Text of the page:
Russian MP blasts Riga’s educational language reform ploy as ‘linguistic genocide’World October 23, 18:28
Collector robbed of masterpieces by top Russian artists worth over half a million dollarsSociety & Culture October 23, 18:04
Russian expert calls Trump's decicion to quit UNESCO irresponsibleWorld October 23, 18:03
Russian anti-doping agency’s chief says all WADA’s reinstatement criteria metSport October 23, 17:50
Russia to focus on environmental problems at UN AssemblySociety & Culture October 23, 17:29
Expert warns cyberterrorism may grow and take new formsWorld October 23, 16:26
Russian communist party leader vows to quash all attempts to bury LeninSociety & Culture October 23, 16:21
Raqqa in ruins: Dresden-like decimated city picks up the pieces after liberationWorld October 23, 16:20
Moscow radio host stabbed in studio 'in grave condition'World October 23, 16:17
GORNO-ALTAISK, December 14. /TASS/. First sketches of a would-be burial mound for the ancient mummy of a mysterious young woman, known as the Ukok Princess, have been presented in the Republic of Altai, Altai Kine, the president of the Kin Altai Turkic Spiritual Centre, a regional public organization, told TASS.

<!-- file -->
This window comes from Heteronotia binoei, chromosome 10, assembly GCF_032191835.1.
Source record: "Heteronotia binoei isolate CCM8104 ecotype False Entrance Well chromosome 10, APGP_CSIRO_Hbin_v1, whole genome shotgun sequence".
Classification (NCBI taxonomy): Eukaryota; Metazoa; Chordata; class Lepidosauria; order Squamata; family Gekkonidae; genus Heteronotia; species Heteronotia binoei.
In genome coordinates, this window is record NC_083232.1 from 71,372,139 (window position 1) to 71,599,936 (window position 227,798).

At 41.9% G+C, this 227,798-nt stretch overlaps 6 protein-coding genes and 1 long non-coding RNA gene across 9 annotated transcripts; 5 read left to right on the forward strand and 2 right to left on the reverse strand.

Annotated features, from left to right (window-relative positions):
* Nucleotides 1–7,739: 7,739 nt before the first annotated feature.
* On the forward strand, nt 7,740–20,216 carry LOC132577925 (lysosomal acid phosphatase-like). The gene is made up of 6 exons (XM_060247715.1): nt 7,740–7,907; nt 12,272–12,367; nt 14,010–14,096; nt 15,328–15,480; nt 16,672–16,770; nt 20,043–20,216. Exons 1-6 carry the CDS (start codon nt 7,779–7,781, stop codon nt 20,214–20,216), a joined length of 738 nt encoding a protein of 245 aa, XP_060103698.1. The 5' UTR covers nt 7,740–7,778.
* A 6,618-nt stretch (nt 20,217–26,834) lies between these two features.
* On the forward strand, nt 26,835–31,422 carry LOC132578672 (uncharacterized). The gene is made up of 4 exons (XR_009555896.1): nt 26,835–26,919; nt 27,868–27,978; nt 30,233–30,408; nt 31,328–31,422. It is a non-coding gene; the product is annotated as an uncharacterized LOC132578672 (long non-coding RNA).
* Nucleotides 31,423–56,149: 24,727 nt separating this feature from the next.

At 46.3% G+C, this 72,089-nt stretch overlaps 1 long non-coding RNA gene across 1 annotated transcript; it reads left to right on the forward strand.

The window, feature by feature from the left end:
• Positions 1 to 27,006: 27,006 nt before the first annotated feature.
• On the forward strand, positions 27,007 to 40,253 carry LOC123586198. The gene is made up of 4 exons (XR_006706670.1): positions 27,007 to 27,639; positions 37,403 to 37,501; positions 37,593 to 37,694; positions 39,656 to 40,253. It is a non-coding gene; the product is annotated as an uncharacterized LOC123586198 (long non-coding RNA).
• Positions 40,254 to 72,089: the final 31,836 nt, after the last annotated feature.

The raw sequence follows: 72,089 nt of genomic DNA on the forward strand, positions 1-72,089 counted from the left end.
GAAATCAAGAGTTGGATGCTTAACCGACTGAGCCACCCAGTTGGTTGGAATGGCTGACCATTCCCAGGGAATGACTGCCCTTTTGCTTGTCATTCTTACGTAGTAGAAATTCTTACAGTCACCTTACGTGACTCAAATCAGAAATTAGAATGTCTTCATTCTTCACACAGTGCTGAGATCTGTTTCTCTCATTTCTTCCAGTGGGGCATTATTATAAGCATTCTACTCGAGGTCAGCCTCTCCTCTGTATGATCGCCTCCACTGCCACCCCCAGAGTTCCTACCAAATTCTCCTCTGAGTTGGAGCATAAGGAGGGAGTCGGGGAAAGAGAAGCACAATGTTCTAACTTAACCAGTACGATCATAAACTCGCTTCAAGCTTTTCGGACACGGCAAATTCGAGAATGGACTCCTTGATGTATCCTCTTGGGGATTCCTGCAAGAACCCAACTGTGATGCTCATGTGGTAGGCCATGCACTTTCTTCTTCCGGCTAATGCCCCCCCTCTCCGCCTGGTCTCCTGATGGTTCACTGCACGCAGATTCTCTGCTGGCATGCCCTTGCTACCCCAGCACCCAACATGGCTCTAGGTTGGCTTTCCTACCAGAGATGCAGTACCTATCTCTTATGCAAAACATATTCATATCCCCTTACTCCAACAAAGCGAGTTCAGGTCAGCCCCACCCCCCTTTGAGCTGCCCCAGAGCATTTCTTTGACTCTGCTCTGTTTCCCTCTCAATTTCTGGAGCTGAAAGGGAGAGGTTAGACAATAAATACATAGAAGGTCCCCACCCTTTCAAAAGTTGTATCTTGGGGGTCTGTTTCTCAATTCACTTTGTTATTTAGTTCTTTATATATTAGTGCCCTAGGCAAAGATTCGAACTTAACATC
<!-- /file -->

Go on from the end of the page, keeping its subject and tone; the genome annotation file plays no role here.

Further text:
“It is supposed that the mummy will be buried at its original burial place, in the Ukok plateau, from where it was unearthed by archaeologists in 1993. A burial monument will be erected above the grave, a kind of mausoleum. Now we have several designs,” Kine said, adding that so far there was no government resolution allowing to re-burry the mummy. “But we do believe this young woman will finally rest in peace. Some time ago, few people believed the princes will come back to the republic /the mummy was kept in Novosibirsk till 2012/. It’s up to us to decide what the mausoleum will look like.”
He noted that all the designs of the would-be mausoleum provided for possible access to the mummy for researchers. All of them are based on ethnic and religious rules and rites. Thus, under one of them, it will be a tumulus with a nine-layer white mausoleum on the top. Stone idols of Altai deities will be placed around the tumulus.
The 25-century-old mummy of the Princess of Ukok was brought to the National Museum of Altai in 2012 after about 20 years spent at a Novosibirsk-based research institute. The mummy, an object of worship for the indigenous Altai people, was excavated in 1993 along with six saddled and bridled horses from the frozen earth of Altai's Ukok plateau near the border with Mongolia. The mummy has since been kept at the Archaeological and Ethnographic Institute of Novosibirsk, where it was studied by researchers.
Nothing is known of her actual history, but DNA tests and the reconstruction of her face indicate she was of European, not Asian, origin. Found ot the border of China and Mongolia, she was initially thought to have been of Scythian extraction.
The Altai people believe the Princess was the ancestress of the humankind. Ever since she was discovered they have insisted she should be brought back to her homeland, Altai.